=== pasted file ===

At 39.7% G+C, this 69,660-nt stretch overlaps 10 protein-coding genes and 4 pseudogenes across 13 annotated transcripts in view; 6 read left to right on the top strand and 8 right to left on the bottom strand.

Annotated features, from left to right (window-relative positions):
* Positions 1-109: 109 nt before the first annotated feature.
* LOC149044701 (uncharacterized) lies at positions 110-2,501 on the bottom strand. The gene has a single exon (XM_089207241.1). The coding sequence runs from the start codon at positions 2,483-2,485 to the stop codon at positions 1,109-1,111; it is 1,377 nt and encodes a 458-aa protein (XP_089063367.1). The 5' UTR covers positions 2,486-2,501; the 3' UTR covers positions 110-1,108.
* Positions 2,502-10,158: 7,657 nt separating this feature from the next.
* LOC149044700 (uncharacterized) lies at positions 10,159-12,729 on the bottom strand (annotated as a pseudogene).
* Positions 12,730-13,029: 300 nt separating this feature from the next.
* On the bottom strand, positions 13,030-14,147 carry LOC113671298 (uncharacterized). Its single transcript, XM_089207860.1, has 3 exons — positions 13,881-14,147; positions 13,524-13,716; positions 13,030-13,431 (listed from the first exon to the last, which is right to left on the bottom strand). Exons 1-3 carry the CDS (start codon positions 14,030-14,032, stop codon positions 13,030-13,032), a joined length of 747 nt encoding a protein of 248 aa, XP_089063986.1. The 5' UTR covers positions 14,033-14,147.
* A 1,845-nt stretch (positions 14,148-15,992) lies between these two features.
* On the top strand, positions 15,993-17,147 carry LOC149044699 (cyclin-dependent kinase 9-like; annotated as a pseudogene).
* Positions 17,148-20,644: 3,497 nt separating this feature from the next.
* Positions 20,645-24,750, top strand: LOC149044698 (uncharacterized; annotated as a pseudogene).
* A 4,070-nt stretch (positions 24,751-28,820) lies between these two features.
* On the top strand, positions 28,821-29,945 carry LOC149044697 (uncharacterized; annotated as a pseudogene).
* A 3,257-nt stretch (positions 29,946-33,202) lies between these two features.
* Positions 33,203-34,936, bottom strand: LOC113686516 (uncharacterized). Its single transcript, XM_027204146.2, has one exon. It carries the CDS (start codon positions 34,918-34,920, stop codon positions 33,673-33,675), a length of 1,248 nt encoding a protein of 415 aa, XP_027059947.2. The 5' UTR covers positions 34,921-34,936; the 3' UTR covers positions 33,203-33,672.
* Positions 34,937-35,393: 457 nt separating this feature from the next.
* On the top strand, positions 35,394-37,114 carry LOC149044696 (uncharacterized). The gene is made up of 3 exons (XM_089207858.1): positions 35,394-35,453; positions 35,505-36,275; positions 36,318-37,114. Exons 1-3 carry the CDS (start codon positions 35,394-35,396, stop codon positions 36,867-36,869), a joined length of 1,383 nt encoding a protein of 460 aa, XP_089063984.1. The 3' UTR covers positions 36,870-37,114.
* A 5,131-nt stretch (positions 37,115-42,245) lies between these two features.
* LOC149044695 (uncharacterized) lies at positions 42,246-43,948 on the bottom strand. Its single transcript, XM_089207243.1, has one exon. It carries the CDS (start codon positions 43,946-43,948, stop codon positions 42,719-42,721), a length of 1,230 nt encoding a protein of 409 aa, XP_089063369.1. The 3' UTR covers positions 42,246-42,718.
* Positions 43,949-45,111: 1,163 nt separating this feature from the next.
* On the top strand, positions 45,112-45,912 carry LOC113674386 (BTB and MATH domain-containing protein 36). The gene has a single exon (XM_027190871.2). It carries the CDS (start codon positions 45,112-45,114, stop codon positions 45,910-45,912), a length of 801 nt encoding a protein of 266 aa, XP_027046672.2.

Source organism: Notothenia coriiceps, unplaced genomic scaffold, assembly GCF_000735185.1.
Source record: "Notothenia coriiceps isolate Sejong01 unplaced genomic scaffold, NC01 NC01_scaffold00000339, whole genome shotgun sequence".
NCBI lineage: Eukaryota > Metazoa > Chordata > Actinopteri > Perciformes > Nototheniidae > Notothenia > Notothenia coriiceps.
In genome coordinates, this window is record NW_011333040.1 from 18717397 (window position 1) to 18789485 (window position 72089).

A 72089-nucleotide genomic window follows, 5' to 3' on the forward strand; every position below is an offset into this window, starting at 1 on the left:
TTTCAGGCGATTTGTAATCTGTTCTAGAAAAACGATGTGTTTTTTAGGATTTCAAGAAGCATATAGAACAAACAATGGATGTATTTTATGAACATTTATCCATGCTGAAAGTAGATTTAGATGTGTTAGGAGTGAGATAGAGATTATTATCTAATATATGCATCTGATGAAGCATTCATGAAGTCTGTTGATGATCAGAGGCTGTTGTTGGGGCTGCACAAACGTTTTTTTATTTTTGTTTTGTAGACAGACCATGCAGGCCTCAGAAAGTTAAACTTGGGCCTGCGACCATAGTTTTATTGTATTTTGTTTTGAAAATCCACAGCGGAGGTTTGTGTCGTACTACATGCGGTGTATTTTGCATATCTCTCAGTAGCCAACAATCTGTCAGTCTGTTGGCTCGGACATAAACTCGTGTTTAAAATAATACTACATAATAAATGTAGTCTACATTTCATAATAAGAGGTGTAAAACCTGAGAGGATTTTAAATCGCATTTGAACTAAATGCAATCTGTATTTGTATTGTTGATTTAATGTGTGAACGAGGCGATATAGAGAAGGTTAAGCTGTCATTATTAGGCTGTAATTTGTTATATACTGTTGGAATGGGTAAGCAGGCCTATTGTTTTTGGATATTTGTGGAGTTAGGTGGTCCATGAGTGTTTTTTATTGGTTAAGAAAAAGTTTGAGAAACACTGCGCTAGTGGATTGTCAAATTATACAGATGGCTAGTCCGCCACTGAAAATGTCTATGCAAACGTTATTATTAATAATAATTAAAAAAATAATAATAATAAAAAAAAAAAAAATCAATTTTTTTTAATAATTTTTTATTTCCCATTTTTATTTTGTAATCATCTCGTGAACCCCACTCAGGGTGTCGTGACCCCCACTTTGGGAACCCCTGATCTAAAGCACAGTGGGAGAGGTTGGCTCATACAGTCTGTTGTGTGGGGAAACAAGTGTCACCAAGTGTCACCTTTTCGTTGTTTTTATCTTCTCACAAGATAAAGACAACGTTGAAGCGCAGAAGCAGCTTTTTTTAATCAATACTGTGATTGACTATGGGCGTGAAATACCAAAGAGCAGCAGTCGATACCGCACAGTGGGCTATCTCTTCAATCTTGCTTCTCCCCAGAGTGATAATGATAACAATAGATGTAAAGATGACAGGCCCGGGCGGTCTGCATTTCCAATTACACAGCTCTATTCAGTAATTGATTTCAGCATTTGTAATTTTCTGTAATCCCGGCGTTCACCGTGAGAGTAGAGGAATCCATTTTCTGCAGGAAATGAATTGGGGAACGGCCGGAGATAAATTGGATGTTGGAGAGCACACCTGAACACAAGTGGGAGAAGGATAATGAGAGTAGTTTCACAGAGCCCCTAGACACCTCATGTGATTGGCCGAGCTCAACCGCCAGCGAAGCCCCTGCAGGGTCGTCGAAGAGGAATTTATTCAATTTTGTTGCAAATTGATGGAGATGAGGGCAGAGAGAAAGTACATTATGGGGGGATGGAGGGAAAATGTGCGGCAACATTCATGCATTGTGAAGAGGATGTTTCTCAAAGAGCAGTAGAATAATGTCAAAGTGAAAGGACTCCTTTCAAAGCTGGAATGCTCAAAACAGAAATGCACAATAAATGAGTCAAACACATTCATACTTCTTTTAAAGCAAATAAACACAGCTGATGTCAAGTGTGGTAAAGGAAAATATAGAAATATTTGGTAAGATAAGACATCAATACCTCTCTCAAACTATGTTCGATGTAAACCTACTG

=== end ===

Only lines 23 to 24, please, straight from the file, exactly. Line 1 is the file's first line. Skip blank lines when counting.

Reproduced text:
Source organism: Notothenia coriiceps, unplaced genomic scaffold, assembly GCF_000735185.1.
Source record: "Notothenia coriiceps isolate Sejong01 unplaced genomic scaffold, NC01 NC01_scaffold00000339, whole genome shotgun sequence".